1 Sep 2009

Foresters oppose carbon credit cap

1:53 pm on 1 September 2009

The Forest Owners Association does not think there is widespread support for introducing a price cap on on carbon credits as part of the Emissions Trading Scheme.

The suggestion for a short-term cap, made by the parliamentary select committee reviewing the scheme, is aimed at helping businesses to adjust while the market for emissions units develops and matures.

But the Forest Owners Chief Executive David Rhodes, says forest owners would be unlikely to sell units while the price was low.

Kyoto Forestry Association spokesperson Roger Dickie says foresters believe a cap would mean lower prices for carbon credits earned from forests, which would discourage new plantings.

Farmers disappointed at agriculture inclusion

Federated Farmers is disappointed with the committee's recommendations that the agriculture sector should be included in the scheme.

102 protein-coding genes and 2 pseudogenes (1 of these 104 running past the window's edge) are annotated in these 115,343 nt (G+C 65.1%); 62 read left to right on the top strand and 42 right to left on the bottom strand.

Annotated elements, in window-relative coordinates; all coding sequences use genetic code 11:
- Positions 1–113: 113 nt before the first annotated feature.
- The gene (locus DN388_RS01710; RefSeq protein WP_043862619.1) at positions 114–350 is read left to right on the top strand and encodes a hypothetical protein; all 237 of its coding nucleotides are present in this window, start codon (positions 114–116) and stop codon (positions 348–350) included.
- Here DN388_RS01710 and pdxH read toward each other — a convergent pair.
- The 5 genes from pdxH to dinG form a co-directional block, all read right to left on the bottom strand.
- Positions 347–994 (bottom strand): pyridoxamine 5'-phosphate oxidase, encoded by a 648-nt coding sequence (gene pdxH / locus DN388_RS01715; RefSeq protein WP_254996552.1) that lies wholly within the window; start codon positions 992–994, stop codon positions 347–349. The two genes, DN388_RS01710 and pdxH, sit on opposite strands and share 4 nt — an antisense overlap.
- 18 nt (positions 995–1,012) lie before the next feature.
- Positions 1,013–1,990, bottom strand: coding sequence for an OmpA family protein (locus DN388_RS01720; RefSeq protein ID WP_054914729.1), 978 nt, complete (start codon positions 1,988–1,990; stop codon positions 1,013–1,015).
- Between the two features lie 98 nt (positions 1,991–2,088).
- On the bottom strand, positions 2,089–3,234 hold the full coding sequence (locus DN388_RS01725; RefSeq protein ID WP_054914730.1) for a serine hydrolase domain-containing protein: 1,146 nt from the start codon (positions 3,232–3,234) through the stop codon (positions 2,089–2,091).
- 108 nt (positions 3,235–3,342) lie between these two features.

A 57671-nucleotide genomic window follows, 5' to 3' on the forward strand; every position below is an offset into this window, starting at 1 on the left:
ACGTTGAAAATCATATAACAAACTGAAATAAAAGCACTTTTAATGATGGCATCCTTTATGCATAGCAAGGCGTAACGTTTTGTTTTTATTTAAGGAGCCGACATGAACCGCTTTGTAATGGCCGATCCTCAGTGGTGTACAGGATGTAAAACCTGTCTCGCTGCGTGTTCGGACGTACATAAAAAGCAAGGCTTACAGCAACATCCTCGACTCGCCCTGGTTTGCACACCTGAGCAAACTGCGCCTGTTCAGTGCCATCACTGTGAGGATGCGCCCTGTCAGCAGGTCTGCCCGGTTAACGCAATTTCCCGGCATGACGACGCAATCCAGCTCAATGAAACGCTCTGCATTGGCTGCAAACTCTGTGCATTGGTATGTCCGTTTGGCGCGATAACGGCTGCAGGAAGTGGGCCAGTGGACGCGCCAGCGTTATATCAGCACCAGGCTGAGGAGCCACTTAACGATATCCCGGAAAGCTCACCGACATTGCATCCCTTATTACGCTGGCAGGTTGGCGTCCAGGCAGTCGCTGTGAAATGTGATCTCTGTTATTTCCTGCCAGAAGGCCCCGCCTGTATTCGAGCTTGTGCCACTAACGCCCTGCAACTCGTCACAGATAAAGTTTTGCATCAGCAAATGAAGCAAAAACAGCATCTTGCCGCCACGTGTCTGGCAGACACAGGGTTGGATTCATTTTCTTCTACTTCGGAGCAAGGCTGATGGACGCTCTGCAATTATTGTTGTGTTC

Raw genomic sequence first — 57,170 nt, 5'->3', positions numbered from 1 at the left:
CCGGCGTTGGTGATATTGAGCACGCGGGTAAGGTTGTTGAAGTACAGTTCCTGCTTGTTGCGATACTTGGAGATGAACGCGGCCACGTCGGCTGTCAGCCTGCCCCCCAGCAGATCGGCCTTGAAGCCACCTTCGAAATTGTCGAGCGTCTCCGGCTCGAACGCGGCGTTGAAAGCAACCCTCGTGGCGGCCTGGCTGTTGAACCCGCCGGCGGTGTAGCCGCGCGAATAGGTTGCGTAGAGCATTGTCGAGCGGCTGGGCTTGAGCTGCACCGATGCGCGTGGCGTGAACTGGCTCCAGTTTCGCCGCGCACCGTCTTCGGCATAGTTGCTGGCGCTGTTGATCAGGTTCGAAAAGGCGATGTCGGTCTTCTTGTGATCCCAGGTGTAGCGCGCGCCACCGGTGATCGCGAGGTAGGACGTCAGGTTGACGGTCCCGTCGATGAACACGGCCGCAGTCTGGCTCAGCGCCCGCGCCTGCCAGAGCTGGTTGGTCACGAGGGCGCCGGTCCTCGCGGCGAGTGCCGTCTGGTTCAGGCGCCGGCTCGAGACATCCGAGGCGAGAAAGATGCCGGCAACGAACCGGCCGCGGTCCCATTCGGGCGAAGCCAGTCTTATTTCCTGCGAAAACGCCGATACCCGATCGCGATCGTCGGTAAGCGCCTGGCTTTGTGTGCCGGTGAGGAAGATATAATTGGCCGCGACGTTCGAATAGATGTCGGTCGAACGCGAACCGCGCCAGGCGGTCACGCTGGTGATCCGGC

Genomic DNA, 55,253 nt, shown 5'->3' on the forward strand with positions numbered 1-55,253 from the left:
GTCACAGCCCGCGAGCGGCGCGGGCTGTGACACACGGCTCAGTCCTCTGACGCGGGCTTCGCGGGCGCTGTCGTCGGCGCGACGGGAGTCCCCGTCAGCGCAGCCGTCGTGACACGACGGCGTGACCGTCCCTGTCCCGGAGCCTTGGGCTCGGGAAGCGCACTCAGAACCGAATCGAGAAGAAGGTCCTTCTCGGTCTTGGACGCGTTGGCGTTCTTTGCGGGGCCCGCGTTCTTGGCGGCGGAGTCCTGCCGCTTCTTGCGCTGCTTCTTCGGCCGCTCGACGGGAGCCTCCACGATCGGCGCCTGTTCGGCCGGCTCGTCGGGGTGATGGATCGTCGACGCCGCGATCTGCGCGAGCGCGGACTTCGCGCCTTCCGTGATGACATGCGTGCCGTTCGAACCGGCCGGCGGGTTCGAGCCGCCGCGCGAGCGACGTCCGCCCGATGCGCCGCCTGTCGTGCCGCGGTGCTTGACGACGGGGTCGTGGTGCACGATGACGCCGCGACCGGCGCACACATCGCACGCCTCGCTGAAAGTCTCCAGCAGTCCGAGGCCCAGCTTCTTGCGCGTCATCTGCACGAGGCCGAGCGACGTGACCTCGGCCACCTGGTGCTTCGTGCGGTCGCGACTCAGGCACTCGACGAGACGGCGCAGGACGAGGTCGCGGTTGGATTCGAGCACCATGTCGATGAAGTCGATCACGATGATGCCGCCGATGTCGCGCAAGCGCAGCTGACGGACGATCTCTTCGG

The committee does not give any indication about when that should be, although under the current timeline the sector would not be added to the scheme until 2013.

It does say, however, that further delays for introducing agriculture would compromise the scheme's environmental purpose and its fairness.

Federated Farmers president Don Nicolson says the reviewed ETS policy is the same as the previous Government put into effect.

He says the review has failed to quantify the cost of the scheme to the productive sector. Agriculture will pay emissions charges that are applicable, he says, such as for energy and fertiliser use.

The committee's recommendations also include setting the point of obligation for agricultural greenhouse gas emissions initially with the processor. It will then be passed on to farmers.

Dairy NZ chief executive Tim Mackle says it may initially be useful to farmers to have larger companies deal with early carbon credit trading volatility, but the committee is right to suggest transferring the obligation to individual farmers at some point.

Mr Mackle says his organisation is disappointed, however, that it appears agriculture will be included in the ETS before farmers have any practical ways of reducing emissions.